This year (2018) equal pay day was celebrated on April 10th. According to the Equal Pay Day Organization, the term “equal pay day” refers to the approximate date the typical woman must work into the new year to earn what the typical man made at the end of the previous year. The typical women must work 15 months in order to make the same amount that men will make in 12 months.
UNHCR (2013) reported, because of its immediate and potentially life-threatening health consequences, coupled with the feasibility of preventing these consequences through medical care, addressing GBV, especially sexual violence, is a priority in humanitarian settings. At the same time, there is a growing recognition that affected populations can experience various forms of GBV during a conflict and natural disasters, during displacement, and during and following return. In particular, intimate partner violence is increasingly recognized as a critical GBV concern in humanitarian settings.
RETHINKING DESIGN AND REDEFINING INNOVATION
If I became a Social Designer was because as Graphic Designer I considered that I could not be against the consumer society. I lost the battle. The market needed to change models to encourage consumption. I did not accept to make products for the simple fact of supplying the market, it did not seem deontological. For me, any product must obey the attempt, successful or not, to improve another previous one.
Young people have been the most discussed topic in international development scenario. There are various conferences that are organized keeping young people in the heart of its agenda. How successful are we to engage young people? When designing, planning and implementing the program for young people, do we measure how are we ensuring meaningful young people participation?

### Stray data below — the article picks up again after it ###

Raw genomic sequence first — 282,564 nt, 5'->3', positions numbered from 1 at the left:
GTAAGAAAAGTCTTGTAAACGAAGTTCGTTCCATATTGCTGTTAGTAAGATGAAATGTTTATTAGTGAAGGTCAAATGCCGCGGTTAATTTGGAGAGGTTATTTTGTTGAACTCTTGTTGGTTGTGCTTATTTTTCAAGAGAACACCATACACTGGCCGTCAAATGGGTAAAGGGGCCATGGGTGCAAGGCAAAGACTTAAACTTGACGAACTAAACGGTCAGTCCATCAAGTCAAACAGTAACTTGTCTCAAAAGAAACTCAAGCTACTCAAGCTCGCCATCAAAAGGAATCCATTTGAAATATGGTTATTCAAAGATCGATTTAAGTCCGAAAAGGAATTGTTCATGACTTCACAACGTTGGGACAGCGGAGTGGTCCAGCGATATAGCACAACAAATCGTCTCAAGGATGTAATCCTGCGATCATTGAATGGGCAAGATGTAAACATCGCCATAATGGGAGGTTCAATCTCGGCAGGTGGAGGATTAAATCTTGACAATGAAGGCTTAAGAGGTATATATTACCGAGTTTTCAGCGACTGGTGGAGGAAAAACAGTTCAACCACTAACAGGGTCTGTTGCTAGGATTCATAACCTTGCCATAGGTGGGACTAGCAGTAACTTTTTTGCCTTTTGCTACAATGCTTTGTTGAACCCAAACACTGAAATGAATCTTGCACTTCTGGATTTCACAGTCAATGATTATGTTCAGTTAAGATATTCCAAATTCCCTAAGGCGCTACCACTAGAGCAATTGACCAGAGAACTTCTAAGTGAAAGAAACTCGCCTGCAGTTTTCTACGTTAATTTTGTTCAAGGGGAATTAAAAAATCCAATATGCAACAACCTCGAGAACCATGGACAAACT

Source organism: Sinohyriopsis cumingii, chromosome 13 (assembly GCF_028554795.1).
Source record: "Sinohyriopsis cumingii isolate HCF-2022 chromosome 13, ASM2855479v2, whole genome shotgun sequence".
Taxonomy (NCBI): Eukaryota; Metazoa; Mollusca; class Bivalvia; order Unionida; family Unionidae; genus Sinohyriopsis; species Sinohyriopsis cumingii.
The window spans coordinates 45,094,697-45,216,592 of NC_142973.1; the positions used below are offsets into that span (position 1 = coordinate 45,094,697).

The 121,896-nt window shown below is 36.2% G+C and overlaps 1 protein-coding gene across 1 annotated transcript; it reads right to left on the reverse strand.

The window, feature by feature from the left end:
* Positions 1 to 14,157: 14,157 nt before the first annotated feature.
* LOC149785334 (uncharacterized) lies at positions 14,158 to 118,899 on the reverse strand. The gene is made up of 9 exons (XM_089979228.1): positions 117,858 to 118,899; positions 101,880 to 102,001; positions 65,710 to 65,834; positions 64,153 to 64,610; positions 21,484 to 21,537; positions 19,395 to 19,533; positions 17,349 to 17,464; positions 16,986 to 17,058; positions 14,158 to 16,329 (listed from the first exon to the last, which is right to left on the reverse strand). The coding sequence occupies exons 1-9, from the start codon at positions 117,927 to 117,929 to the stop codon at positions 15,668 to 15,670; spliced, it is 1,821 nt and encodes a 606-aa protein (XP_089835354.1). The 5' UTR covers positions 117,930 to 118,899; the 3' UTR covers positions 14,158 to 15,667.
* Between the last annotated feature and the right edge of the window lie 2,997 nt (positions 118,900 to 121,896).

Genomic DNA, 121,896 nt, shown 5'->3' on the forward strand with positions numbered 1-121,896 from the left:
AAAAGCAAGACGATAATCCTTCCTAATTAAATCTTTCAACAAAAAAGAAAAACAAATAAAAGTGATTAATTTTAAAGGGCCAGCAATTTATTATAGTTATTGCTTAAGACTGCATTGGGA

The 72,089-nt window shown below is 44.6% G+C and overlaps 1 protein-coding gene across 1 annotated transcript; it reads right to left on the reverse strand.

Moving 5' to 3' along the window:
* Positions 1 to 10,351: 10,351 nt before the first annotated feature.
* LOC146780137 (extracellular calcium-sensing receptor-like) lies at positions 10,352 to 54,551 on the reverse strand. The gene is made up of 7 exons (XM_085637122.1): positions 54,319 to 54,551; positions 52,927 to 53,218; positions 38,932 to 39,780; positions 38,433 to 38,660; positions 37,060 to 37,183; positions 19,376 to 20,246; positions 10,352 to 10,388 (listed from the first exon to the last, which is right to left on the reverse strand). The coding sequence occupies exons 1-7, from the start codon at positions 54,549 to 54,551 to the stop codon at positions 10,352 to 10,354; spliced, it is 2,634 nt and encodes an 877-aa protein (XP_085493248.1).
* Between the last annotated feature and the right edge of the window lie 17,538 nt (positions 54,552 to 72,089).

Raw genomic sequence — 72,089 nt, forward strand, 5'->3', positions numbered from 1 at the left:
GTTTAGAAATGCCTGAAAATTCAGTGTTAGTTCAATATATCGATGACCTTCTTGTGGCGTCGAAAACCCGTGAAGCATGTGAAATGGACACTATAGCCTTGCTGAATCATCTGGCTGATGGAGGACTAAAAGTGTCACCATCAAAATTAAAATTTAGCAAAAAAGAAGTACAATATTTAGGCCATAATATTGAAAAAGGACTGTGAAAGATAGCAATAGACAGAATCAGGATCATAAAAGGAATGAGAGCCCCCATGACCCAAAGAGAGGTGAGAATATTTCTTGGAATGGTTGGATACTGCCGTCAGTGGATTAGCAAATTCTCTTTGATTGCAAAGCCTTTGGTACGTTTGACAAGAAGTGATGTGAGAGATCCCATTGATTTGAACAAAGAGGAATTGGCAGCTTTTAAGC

In one of the meetings that I attended in Washington DC, I learned about Hart’s Ladder of Participation Activity. It is a simple activity through which we can analyze our program for young people. It shows different steps of young peoples’ participation in the program.
I have a dream, a dream of CLEAN Pakistan, clean from all malice. Free from clutches of dirty politicians.
June 05th, 2018, I received an email that made me happy. The email says:
Devex World Conference, which will take place next Tuesday, June 12th in Washington, DC is offering complimentary tickets for Atlas Corps Fellows.
I immediately filed the application to attend this amazing conference.
June 12, 7:05 am getting ready for the amazing experience of the day.
07:50 am, time was flying fast and I decided to take a Lyft to get as faster as I could to the Devex World Conference place on the Mead Center for American Theater, located by the waterfront on 1101 6th St SW, Washington, DC 20024.
WOMEN IN RAWALAKOT- KASHMIR
Sound of the phrase, “Women are not allowed to work” was so unfamiliar until I reached university. I grew up seeing progressive working women like my mother and others in the society. I am from a small town in Kashmir called Rawalakot, situated in the northern region of Pakistan. This area is more known for its beauty and less for the exceptional women. According to the annual socioeconomic report of Kashmir, Azad Jammu & Kashmir at a Glance 2017, the female employment rate in Kashmir is 70% which is way higher than most regions of Pakistan. It might sound extremely strange and outlandish to some people but fortunately most women in Rawalakot work and earn a decent living.
This is an oldie but I think a goodie.
During my fellowship I went on my first ever trip to South America and visited Colombia. It was a work related trip but I decided to go a few days early to explore the country and visit as many places as I could. Was I nervous? Yes! I’m usually very comfortable travelling somewhere new, I haven’t been, however I realised most countries i’ve travelled to speak a version or tongue of Arabic.
The way most Westerns perceive Africa is not so new. Africa has been seen by most inhabitants of the “developed world” as a massive piece of arid land with many states, where nothing grows, where everyone’s poor and dying, where people have no understanding of urban development, of modern technologies, or of human rights.
This Africa has also been the connecting bridge between East and West, American, European, and Asian economic powers all go through Africa while they attempt to make their best deals and exploit any riches that come along the way. This is not a big piece of news. Africa has always been in the center of global chaos and global wealth, never-ending route of slave trade, of impoverishment, of incessant exploitation, of illegal mining.